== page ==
From The Desk Of Times New Viking’s Elizabeth Murphy: No Tops Without Bottoms, No Bottoms Without Tops: Being Defined By What You Are Not

Times New Viking is an Ohio rock trio that delivers raw rock ‘n’ roll. Jumping from different labels over the years including Matador and Merge, the band has released five proper albums in a little more than five years. On its last album, Dance Equired (Merge), Times New Viking dropped the lo-fi fuzz in favor of more melodious songs. These art-school grads from Columbus, Ohio, are still making music, and the band’s Elizabeth Murphy will be guest editing all week. Read our brand new Q&A with her.

“I can’t help it
If you might think I’m odd,
If I say I’m loving you not for what you are
But what you’re not.”

—Bob Dylan, “I’ll Keep It with Mine”

Murphy: Muffin Tops: This product is a lie. The reason that everyone loves the tops of muffins is inherent to the way the whole of a muffin is made. The top of a muffin, when torn off what is now essentially its base or pedestal, is soft and perfect and desirable because it was conceived parasitically from a bottom that beared all the brunt of foreseeable hard edges and possible staleness. You cannot bake muffin tops alone and expect the same results. This is like saying you have baked a loaf of crust-less bread. Crust happens in the baking process, only by tearing the crust off of the bread in post-production can crust-less bread exist.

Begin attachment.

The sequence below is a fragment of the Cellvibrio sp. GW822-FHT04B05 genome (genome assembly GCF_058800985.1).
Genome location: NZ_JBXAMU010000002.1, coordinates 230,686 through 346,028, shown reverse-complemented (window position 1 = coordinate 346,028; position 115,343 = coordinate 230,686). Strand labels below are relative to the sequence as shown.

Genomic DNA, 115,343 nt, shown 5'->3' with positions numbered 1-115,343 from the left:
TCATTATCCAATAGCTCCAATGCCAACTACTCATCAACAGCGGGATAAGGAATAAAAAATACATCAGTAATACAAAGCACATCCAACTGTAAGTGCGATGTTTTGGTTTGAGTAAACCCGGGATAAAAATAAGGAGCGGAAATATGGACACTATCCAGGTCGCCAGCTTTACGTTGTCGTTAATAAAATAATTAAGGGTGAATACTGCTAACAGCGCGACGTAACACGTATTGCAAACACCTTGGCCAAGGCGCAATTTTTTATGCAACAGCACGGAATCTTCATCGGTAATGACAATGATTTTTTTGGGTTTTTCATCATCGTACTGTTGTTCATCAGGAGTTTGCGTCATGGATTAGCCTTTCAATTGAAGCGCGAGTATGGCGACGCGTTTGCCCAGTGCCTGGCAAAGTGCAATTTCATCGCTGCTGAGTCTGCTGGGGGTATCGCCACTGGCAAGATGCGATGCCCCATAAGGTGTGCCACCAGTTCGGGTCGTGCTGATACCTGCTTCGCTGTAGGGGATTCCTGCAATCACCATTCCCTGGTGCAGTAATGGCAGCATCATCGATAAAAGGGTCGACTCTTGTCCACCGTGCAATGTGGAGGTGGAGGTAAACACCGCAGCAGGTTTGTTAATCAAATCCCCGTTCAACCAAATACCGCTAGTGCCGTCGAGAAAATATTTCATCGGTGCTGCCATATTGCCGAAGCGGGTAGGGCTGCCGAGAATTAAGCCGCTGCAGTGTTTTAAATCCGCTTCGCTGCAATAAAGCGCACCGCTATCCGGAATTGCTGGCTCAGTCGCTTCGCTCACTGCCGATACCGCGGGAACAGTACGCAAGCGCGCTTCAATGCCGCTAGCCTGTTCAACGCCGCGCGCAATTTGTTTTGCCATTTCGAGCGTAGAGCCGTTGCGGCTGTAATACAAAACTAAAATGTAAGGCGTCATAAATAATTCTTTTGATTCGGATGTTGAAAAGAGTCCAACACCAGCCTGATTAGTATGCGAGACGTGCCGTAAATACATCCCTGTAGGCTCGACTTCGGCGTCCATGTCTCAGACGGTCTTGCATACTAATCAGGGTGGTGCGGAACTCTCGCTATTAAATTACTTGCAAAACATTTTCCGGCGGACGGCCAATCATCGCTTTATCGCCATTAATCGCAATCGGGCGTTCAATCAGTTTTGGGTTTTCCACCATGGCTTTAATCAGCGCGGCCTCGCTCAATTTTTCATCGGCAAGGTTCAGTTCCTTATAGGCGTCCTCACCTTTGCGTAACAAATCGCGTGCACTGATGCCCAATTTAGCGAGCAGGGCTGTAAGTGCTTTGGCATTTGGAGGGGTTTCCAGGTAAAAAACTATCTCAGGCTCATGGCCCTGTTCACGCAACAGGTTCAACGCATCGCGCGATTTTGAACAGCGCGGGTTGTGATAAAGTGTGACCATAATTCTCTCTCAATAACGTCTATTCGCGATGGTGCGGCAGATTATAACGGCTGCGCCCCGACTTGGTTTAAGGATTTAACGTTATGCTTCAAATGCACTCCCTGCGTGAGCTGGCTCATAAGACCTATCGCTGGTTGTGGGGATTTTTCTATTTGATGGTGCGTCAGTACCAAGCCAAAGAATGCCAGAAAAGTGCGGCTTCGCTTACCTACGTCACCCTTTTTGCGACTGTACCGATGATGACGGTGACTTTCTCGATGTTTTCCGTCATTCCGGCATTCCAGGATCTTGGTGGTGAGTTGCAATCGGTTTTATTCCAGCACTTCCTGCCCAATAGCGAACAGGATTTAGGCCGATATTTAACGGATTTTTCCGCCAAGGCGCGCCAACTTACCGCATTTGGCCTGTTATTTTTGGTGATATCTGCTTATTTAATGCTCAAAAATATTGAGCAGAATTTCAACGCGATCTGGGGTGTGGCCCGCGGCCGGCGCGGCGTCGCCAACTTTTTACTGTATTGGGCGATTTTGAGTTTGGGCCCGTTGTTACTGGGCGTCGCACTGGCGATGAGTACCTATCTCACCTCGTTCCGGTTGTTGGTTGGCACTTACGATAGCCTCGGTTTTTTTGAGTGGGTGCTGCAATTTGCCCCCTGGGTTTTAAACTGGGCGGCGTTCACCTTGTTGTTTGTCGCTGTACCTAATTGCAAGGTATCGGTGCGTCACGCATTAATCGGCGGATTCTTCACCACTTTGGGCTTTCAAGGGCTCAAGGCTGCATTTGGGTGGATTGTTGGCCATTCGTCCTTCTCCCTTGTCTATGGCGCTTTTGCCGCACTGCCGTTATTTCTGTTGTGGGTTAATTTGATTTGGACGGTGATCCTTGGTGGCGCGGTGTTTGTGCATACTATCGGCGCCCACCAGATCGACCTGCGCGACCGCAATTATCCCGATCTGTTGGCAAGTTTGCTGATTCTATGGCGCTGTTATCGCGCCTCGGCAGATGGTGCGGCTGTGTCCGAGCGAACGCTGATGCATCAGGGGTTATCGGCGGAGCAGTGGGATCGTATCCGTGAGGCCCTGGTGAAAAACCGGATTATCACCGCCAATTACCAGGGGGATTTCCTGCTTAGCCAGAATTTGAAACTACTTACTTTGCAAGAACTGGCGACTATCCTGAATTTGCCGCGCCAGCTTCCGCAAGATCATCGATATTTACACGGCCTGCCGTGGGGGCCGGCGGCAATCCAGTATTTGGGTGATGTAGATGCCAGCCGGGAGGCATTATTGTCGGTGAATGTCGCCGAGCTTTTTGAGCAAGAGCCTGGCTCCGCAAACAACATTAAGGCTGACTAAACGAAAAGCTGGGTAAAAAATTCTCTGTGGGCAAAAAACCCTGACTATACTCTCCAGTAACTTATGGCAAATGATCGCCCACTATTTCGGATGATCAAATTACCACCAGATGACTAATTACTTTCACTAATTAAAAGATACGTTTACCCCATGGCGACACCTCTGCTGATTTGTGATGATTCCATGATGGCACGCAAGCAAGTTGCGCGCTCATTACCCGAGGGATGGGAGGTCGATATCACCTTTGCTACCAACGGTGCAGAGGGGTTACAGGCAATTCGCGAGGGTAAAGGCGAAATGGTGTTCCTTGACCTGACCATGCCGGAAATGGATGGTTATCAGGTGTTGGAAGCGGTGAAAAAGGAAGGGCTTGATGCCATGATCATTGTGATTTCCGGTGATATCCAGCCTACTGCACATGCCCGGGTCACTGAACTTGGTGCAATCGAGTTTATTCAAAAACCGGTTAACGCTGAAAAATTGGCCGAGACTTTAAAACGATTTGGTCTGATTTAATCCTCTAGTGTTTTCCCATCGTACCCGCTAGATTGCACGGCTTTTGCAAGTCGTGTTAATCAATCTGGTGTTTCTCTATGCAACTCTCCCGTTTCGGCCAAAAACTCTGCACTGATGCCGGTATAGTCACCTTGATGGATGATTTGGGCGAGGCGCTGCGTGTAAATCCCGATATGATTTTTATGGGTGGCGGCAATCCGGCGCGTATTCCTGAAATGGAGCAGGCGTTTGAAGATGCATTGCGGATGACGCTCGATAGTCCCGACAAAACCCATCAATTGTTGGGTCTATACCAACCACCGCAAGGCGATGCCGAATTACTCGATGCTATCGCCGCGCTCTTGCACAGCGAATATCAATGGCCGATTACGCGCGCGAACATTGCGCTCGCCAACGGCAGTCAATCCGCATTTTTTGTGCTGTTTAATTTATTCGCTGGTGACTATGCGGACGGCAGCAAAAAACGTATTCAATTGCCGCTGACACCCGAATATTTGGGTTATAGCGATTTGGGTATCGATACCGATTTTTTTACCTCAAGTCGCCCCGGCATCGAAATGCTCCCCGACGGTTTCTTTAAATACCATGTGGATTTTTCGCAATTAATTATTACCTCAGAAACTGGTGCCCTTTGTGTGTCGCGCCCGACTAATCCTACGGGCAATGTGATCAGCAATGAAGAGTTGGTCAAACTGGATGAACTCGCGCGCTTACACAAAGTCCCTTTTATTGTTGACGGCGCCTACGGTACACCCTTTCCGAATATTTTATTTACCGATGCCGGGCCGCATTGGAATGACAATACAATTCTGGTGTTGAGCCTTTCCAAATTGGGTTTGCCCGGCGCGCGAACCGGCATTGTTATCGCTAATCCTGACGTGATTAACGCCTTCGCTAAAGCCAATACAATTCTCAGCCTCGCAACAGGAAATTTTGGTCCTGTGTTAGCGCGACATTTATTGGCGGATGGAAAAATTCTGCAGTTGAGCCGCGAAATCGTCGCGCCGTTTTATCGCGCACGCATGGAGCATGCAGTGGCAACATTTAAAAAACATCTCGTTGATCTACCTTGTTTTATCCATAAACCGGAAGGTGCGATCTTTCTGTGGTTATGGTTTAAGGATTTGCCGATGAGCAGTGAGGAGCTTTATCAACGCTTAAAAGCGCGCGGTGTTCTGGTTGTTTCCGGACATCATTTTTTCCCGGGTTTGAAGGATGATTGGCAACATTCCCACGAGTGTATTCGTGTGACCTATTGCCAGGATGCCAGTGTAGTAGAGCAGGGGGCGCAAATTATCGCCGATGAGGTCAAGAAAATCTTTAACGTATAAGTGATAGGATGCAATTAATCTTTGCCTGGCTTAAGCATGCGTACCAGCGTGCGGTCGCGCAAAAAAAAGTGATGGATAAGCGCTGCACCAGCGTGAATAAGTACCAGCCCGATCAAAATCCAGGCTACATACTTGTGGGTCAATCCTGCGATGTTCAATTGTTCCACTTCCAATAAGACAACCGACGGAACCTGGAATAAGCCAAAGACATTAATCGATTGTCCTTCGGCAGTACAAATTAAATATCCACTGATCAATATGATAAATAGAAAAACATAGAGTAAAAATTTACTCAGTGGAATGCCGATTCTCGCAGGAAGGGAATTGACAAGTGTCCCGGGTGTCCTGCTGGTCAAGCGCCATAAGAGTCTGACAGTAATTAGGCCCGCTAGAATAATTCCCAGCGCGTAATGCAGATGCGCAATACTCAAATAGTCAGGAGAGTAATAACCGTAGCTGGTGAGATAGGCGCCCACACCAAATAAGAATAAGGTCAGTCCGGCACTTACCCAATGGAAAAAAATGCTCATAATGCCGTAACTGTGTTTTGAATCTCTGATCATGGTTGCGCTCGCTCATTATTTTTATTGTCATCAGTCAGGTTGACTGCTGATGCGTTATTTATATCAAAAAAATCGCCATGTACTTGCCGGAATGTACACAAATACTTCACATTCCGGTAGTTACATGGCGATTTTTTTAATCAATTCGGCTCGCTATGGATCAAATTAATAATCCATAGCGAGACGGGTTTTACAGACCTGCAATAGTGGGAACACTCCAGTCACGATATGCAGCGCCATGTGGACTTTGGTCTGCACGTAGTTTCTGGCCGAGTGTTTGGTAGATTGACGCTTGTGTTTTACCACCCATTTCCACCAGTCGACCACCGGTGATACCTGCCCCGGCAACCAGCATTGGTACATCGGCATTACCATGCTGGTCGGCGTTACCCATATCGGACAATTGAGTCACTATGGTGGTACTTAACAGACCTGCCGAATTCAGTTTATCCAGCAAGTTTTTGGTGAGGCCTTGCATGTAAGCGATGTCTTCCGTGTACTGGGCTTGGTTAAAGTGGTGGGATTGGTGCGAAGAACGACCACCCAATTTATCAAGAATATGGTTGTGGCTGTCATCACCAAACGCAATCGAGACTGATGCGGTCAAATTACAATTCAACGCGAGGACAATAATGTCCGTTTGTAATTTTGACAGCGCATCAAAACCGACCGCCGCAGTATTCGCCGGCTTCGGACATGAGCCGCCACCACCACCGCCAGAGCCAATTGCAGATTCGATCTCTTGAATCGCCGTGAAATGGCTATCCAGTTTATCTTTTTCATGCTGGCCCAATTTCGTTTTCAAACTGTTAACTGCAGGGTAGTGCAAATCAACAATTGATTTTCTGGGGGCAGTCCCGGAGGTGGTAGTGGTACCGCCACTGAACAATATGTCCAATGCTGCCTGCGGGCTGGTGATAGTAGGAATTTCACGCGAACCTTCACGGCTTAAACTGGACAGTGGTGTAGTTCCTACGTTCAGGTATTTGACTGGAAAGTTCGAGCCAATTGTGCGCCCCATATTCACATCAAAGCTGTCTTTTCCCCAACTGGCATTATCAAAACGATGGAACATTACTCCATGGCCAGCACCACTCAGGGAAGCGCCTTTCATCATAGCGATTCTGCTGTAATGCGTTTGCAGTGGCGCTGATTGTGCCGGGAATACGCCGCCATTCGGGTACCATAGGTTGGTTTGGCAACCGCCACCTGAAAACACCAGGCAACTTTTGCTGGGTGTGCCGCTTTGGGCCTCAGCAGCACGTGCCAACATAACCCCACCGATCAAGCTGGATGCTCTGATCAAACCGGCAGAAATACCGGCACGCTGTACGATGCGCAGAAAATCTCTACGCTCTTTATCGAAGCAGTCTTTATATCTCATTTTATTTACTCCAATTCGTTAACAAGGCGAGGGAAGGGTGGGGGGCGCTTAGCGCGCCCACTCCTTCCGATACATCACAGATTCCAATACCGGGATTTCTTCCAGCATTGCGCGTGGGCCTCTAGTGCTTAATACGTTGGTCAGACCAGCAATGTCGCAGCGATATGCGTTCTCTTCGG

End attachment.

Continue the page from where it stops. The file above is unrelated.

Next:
Donut Holes: A hole is the absence of something. A hole does not exist in itself and can only be defined by its surroundings. I am willing to overlook this linguistic misstep because the “donut hole” as we know it, is born of the hole in a donut. Yet it would be more accurate to call it a donut remainder. Yes, we are using every part of the donut here! There is no waste! But before you place donut-making in the depression-era commons of asceticism or label it a serendipitous invention like the Long Island Ice Tea, let’s hear it from an employee at Howard’s Donuts here in Memphis how these holes come to be: “It is a lot of work. It really is a pain in the ass.”

Both of these products seem to be in response to the upper crust desire to consume only the best; carving out the riffraff of a product to the pill-sized epicenter of desire, the gluttonous whittling.